By Christine Ziegler
Now instead, you ought to forgive and comfort him, so that he will not be overwhelmed by excessive sorrow. ( 2 Corinthians 2:7)
I work for a Christian company, a distributor of religious education materials. Several years ago, when I was a young programmer, I made a mistake that virtually shut our company down for three days. When I removed some testing language, I failed to tell the program when to stop. I knew something was wrong the moment I stepped off the elevator. Several people informed me they couldn’t access the computer system. I rushed to the computer room, dropping all my things outside the door, including my excellent lunch of leftovers.
When I got inside, it was clear that my program had run amok. I was devastated. My boss joined me and soon the company president and vice president came in as well. After we killed the program, the president’s first response was to lead us in a prayer for wisdom in figuring out the extent of the damage and how to repair it. He patted me on the shoulder and assured me it would work out.
It was bad. I had combined two-thirds of our item database into a single item. The order takers couldn’t take orders because most of the items didn’t exist. Accounting couldn’t invoice our customers. We couldn’t receive or ship items at our warehouse. Every aspect of our business ground to a halt.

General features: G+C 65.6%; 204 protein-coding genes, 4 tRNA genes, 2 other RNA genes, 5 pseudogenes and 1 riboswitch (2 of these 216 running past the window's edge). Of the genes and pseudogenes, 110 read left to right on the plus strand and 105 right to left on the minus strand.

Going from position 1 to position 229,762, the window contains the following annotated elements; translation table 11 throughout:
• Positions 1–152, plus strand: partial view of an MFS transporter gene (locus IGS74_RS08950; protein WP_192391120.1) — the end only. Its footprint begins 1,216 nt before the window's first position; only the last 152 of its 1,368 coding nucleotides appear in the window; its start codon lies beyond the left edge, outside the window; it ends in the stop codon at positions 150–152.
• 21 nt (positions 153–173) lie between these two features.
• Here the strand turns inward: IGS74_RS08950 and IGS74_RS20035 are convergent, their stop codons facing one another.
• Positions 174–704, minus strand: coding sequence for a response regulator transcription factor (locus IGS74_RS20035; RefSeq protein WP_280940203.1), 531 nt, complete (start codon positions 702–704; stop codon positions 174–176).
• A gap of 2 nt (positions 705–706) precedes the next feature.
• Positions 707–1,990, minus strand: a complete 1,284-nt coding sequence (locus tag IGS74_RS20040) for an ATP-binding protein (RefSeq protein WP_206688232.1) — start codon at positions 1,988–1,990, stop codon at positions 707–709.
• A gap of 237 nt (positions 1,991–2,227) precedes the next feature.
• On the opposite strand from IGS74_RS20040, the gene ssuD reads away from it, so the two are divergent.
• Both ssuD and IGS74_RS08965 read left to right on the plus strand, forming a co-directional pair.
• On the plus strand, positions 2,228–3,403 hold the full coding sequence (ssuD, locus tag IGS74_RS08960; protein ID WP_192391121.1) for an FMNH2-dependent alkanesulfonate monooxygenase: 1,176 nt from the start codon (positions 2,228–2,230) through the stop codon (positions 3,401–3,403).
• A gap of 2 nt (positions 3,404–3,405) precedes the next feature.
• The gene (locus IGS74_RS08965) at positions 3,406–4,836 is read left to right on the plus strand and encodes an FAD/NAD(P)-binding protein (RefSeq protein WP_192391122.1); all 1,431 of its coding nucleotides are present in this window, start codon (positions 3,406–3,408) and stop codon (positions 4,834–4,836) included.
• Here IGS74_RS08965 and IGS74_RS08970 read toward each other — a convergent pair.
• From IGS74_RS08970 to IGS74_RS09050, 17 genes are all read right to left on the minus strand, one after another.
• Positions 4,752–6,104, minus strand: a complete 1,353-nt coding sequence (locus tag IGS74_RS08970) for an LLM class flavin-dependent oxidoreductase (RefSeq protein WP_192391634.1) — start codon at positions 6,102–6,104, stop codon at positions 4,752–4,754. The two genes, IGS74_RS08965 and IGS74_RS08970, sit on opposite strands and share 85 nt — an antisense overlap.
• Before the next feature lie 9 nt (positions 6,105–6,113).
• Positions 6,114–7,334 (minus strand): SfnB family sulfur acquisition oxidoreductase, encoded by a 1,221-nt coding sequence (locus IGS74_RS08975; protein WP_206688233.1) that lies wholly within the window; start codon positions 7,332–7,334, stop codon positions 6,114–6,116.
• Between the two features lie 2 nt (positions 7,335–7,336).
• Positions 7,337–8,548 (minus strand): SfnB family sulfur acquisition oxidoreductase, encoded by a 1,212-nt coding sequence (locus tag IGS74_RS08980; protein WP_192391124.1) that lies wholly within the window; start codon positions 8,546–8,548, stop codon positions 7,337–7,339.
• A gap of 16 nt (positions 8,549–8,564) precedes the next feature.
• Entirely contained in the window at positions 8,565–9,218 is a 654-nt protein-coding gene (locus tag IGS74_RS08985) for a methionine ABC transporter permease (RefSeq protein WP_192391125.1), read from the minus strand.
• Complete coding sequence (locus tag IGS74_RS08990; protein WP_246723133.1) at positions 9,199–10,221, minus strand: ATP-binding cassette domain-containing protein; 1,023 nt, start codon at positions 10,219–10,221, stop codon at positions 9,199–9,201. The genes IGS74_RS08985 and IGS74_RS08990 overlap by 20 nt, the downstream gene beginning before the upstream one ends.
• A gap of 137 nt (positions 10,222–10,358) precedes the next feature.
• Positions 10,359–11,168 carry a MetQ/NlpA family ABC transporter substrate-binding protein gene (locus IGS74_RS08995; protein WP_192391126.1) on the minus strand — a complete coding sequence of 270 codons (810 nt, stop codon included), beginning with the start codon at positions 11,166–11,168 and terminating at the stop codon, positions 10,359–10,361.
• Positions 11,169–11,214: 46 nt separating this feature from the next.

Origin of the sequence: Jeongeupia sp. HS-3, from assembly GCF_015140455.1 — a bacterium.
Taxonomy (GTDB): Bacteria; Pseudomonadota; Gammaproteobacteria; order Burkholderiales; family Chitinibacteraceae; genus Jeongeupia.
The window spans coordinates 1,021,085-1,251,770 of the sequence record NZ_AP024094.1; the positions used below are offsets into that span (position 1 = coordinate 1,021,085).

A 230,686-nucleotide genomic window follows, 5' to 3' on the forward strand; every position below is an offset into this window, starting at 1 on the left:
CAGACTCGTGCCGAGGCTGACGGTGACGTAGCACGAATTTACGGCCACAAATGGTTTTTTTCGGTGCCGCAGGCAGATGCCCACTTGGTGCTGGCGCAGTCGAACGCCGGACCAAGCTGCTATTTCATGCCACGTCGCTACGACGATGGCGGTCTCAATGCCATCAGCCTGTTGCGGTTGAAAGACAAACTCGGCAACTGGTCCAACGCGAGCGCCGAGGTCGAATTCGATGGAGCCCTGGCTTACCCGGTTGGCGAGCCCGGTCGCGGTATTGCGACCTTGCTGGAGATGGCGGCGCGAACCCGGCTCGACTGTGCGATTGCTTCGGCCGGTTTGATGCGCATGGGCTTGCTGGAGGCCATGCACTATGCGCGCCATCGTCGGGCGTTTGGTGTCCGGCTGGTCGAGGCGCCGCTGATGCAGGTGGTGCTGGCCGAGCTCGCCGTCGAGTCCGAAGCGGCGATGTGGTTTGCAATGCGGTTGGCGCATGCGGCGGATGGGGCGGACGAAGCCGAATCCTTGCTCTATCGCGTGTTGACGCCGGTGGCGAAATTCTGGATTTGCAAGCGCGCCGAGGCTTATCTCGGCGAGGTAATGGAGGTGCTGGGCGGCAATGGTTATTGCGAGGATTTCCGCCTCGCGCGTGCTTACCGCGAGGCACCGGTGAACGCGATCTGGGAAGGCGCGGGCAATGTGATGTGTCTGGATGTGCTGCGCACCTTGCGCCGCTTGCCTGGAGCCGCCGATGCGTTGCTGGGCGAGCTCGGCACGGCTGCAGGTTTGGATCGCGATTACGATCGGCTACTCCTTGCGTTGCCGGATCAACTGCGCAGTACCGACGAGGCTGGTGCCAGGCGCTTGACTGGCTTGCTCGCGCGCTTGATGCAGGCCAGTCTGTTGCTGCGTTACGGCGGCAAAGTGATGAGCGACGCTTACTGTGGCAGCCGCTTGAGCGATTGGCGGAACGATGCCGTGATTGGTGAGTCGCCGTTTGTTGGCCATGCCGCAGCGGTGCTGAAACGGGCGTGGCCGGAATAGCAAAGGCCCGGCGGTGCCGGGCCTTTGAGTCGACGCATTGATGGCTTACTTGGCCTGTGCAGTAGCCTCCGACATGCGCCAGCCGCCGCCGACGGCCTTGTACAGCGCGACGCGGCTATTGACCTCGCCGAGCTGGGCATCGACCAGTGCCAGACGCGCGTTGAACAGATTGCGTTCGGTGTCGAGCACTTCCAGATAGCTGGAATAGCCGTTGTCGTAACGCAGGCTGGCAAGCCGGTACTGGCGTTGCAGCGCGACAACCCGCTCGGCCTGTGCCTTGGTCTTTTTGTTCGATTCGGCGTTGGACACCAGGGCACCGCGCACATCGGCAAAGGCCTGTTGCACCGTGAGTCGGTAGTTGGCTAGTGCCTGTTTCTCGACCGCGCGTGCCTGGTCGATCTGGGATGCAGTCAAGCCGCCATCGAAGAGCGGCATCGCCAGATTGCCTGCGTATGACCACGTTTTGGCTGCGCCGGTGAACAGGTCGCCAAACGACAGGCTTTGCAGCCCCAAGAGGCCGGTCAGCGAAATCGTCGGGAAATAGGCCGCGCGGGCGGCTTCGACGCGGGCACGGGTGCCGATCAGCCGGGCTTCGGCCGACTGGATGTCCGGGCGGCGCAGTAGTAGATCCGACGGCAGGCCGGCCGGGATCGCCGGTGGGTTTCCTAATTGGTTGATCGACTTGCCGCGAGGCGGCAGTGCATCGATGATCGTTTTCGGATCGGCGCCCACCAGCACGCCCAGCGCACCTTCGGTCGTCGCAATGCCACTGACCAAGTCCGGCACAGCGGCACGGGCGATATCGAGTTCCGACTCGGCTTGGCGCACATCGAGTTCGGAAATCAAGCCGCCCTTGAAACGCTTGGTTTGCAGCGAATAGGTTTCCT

By 2 p.m., we had a plan. To recover all the lost data, we had to go back to our last good backup and slowly apply each change to the database until everything was back to the way it was right before I started my program. It would take three days.
While we waited for our offsite backups, I stepped out of the computer room for the first time in six hours. I saw my long-anticipated lunch and realized it would be foolish to eat it unrefrigerated. Just as I was trying to figure out what I was going to do, one of the order takers came around the corner with a bag from Burger King. She had seen my poor leftovers and knew I would need help. It was an excellent lunch.
Throughout the next three days, no one said a critical word to me. At least once an hour, a coworker would stick his or her head in with a prayer or word of encouragement. I was covered in kindness.
Once the system was back up, I had to go to the warehouse. George immediately came up and thumped me on the back and said “Have you ever seen the warehouse so clean? We were able to get a lot done while we were down.” That was the extent of it from the warehouse.
The next Friday as my boss was heading out the door, she reminded me to double check my code one more time and start my program before I left.
I can imagine a workplace where a person making such a mistake would be punished for years. It could have been brutal. That wasn’t what happened. Throughout the whole experience, I was forgiven over and over by the words and actions of my coworkers.